Who can or cannot own a nuclear warhead?

Under the Treaty on the Non – Proliferation of Nuclear Weapons nine member states are known to possess an inventory of warheads. Five of the nine states are bound to the treaty (North Korea estranged itself in 2003 and India, Pakistan and Israel are considered “Non-Signatory”) These states are as follows; the USA, the Russian Federation, United Kingdom, China, France, Israel, India, Pakistan and North Korea.

Ever since 1968, when the treaty was brought to international attention it has been open to signatures, with 1970 marking the year a signature was considered mandatory.

The argument revolving around whether or not nations with little international influence should be granted possession has frequently been up for debate, what gives big players such as the USA and Russia the right to dictate whether or not a country with little to no influence on a worldwide scale should possess a warhead or not?

The perfect example here is the Democratic People’s Republic of Korea (DPRK)…  It’s somewhat hostile attitude to western culture has long been associated with a level of unpredictability. Over the last thirteen years a number of shallow threats, directed predominantly at the USA have been a cause for concern, although only being able to boast a meagre eight warheads, these weapons of mass destruction are still capable of wreaking significant havoc, within reach of the US west coast. Although the DPRK itself is reasonably easy to control, it is plain to see, if a number of countries with a similar level of unpredictability happened to develop even just a small number of warheads, the threat of large scale nuclear war would likely increase.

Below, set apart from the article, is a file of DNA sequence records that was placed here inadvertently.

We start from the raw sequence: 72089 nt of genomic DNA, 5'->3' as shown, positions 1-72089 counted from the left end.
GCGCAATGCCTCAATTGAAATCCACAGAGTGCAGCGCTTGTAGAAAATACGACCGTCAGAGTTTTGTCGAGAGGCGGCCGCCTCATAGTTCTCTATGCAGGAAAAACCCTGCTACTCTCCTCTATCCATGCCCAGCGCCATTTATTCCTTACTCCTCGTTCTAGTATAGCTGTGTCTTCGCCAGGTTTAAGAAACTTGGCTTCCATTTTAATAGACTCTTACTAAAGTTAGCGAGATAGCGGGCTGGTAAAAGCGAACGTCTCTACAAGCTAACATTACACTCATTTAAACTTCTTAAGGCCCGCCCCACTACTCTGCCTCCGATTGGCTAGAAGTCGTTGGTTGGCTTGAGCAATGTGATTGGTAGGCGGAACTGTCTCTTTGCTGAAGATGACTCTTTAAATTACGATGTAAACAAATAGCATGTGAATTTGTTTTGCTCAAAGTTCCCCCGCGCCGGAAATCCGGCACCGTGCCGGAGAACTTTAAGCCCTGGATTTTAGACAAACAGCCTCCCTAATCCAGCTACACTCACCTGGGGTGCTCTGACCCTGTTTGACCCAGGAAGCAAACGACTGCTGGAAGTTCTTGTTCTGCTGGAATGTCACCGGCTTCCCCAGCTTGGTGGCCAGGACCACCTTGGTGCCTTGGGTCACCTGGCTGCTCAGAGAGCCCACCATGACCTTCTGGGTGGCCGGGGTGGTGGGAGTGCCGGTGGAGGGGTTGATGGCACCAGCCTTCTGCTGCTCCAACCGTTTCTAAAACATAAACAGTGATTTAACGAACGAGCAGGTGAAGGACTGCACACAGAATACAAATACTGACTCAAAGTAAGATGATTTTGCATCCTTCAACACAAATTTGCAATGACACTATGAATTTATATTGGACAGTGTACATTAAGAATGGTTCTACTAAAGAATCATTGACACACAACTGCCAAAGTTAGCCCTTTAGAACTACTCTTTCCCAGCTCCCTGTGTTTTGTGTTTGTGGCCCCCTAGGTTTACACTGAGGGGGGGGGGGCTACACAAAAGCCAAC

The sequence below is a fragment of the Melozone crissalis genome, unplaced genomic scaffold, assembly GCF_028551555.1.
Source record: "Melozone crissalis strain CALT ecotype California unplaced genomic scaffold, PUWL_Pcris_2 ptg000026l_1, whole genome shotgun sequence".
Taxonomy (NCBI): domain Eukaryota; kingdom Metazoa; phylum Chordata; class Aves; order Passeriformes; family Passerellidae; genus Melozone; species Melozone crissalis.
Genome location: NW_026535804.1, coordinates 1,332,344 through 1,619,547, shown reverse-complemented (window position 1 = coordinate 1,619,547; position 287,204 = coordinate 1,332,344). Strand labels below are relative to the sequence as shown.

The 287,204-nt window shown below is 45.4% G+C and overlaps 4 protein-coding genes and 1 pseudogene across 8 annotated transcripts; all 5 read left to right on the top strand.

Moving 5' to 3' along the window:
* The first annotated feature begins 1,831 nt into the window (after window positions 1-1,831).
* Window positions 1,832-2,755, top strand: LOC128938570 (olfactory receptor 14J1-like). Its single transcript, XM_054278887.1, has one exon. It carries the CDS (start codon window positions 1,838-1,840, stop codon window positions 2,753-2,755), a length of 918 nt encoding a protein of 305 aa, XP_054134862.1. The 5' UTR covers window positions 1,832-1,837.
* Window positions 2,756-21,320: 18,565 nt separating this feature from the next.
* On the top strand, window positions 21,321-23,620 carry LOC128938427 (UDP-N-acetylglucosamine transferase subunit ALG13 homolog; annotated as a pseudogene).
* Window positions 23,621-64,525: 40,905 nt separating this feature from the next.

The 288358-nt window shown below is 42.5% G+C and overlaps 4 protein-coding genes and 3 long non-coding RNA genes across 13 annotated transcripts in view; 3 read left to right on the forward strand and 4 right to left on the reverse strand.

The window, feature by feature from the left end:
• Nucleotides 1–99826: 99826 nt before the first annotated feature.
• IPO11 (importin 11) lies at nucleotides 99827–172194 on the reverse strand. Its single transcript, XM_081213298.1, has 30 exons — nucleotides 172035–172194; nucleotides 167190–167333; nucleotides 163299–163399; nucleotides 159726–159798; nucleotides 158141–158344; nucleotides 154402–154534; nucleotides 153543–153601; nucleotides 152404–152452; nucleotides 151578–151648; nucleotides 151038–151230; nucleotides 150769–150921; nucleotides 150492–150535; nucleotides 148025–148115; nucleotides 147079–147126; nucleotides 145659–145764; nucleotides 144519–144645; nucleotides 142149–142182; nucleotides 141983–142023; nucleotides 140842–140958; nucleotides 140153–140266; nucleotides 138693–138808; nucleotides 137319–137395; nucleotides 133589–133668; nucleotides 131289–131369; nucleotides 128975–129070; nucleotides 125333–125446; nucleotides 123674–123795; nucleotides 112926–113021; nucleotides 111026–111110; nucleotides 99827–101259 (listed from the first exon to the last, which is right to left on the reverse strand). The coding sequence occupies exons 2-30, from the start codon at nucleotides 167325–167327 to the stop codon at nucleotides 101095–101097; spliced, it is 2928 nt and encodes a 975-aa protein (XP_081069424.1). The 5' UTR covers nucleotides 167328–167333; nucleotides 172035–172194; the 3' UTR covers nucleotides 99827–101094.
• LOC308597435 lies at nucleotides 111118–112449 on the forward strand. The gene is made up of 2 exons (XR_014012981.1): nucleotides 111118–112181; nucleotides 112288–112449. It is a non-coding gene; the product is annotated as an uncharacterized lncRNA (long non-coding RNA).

“War itself has entered a crisis because technoscience has made war so horrific that it is a threat to human survival itself and therefor is profoundly nonsensical” Therefore, it seems the firm influence held by the NPT and the nuclear weapon states is necessary as it theoretically promotes peace on a global scale. Although this can easily be interpreted as hypocritical as the nuclear weapon states own over 20,000 nuclear warheads between them, their end goal, stated in the Nuclear Non – Proliferation treaty is to have eradicated all nuclear weapons from their arsenals. However, in recent years’ nuclear disarmament seems to have taken a back seat. This hasn’t gone unnoticed as pressure groups throughout the world such as the Campaign for Nuclear Disarmament (CND) in the UK, SANE, the Nuclear Freeze in the USA and the worldwide Physicians for Social Responsibility have all voiced their concerns.

Dan Vye

Bibliography:

Gray, Chris Hables. “‘There Will Be War!”: Future War Fantasies and Militaristic Science Fiction in the 1980s.” Science Fiction Studies, vol. 21, no. 3, 1994, pp. 315–336. http://www.jstor.org/stable/4240369.

https://www.questia.com/library/controversial-topics/nuclear-nonproliferation

http://www.world-nuclear.org/information-library/safety-and-security/non-proliferation/safeguards-to-prevent-nuclear-proliferation.aspx

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